SOUTH SHORE — A sort of club has formed in South Shore that thinks the best solutions for the neighborhood’s ailments will come from within the community.
Thanks to monthly membership dues of $25, the approximately 20 members Young Leaders Alliance have bought a building at 1745 E. 71st St. and have begun renovations on the first floor while offering temporary housing upstairs for those trying to get back on their feet.
“This place was just abandoned,” Jedidiah Brown, the 27-year-old pastor and founder of the organization, said on Wednesday while standing in the still-rough interior as the group put $2,200 into new drywall, ceilings and security into the building.
“These are parents and college students affected by the violence,” Brown said of the group's membership. “We were going to all these community meetings and there were no youth engaged.”
Brown said he started the group after experiencing news crews that left too soon after a shooting, non-profits bound by the expectations of their outside funders and an older generation of leaders burdened with maintaining their reputation.
Brown said he tried to help his community and others working for political and religious leaders, but was turned off by how much time and energy was expended to nurture egos. He said it was a perennial frustration to see people do nothing because they thought huge investments of money were necessary to make a real difference.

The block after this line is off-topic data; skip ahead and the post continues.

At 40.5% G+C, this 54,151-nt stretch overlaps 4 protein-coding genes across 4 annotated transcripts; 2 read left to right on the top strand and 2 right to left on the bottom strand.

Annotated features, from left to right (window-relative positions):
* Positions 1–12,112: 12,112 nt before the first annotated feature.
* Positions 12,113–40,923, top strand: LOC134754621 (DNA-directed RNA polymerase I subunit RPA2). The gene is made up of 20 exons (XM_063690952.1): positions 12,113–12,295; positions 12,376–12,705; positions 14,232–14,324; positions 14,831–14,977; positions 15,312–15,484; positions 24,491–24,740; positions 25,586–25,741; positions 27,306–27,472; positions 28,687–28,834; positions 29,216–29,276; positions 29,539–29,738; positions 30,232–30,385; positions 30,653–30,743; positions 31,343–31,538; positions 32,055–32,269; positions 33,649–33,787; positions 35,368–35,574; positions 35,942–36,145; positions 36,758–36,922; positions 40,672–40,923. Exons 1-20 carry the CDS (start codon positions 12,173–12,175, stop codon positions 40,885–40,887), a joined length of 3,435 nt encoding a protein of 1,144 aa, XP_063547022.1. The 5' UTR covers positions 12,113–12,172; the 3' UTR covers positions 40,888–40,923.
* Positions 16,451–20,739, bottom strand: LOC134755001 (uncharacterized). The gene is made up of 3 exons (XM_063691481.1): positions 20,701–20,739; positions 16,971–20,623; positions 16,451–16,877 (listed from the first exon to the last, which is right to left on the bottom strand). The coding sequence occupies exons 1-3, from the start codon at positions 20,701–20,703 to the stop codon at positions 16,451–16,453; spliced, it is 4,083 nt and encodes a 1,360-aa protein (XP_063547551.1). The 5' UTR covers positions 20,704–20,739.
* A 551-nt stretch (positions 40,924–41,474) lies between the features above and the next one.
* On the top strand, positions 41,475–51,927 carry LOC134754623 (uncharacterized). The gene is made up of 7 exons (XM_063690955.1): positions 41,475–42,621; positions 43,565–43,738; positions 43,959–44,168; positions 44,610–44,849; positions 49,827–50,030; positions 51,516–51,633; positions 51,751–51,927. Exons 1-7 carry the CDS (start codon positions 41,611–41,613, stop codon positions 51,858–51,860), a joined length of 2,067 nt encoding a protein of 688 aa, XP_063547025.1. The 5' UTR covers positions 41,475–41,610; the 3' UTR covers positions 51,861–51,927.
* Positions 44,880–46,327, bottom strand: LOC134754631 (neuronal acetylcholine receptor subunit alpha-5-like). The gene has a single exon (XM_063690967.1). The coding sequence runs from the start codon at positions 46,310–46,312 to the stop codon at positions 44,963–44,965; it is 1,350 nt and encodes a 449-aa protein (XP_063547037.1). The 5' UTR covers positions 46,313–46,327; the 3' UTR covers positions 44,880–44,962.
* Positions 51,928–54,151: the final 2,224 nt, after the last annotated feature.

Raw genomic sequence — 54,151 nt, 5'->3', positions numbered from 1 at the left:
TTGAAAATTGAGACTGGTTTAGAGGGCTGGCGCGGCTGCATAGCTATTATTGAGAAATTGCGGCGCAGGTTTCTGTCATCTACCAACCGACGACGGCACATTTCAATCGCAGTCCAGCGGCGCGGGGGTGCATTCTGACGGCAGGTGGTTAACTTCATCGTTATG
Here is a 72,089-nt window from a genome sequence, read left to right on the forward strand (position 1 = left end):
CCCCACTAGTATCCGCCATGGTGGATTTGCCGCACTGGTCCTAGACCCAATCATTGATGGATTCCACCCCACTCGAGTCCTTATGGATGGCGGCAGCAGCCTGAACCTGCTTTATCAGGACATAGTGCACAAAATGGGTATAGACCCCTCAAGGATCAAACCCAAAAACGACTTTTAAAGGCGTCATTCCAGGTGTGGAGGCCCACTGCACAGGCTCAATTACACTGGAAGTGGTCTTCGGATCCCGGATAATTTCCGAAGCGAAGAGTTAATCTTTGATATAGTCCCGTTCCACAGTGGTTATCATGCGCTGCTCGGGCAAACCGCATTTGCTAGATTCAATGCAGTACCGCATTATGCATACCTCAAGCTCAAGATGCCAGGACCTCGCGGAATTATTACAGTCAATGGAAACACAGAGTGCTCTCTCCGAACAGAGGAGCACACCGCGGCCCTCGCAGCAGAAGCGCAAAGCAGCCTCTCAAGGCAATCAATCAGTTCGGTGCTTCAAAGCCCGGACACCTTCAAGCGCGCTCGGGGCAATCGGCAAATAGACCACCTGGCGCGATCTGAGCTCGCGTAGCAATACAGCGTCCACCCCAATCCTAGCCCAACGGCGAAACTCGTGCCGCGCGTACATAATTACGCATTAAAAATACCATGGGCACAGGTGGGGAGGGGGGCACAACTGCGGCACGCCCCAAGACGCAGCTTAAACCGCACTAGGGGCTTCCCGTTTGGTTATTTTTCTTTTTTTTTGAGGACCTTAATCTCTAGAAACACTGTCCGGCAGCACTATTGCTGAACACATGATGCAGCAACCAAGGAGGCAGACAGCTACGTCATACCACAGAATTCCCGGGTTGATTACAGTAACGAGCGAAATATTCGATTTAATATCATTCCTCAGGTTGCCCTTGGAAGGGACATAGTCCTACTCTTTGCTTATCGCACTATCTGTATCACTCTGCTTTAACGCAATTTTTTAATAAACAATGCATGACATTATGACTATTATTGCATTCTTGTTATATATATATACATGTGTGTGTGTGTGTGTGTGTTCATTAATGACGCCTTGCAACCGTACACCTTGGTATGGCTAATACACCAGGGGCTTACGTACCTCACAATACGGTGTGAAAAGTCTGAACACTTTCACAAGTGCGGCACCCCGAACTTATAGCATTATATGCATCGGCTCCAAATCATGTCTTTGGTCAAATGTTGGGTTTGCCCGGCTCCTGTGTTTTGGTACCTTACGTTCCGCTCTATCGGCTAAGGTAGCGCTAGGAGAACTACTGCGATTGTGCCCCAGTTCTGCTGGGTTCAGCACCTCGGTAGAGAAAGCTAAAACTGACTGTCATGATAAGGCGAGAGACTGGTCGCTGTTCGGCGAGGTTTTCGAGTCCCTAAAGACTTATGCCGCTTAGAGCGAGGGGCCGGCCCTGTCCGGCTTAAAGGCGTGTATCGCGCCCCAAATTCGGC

“All these things are excuses,” he said. “You just need a little bit of money.”
Young Leaders Alliance is banking on boosting its effectiveness by cutting loose many of the elements that are at the core of many community groups.
By relying on only on the membership dues, the group is adaptable and able to change its goals as the situation changes in a way unavailable to groups funded by outside foundations with reporting requirements.
“I’m not saying grants are bad, but one of the things that’s pure about this is our money,” Brown said.
The group makes decisions through a conversational and democratic process, reducing the chances that initiatives are defined by an entrenched leader’s reputational needs. According to Brown, it also increases the devotion of the members to each initiative the group undertakes.
By keeping the goals modest, the group isn’t slowed down when people move on.
“We’ve had a lot of people leave,” Brown said. “It weeds out the people that are there for the wrong intent.”
Most recently, the group is visiting the families of victims of gun violence and the families of the suspected offender.
“There’s no love, there’s no regard, it’s a culture of us versus them,” Brown said of the attitudes toward the victims and perpetrators of violence. “People are so hurt that they are skeptical of everything.”
The members of Young Leaders Alliance are hoping to overcome that pain and bring both groups back into the larger community.
Founded in February, the group is still relatively young and its work not yet tested by time. But converts are already taking cues from the alliance.
Four chapters have already formed in Chicago and new chapters are springing up in Atlanta, Detroit, New York and other major cities.
Brown said the idea is simple and alluring: it’s the idea that residents of a community are best positioned and most capable of addressing neighborhood problems.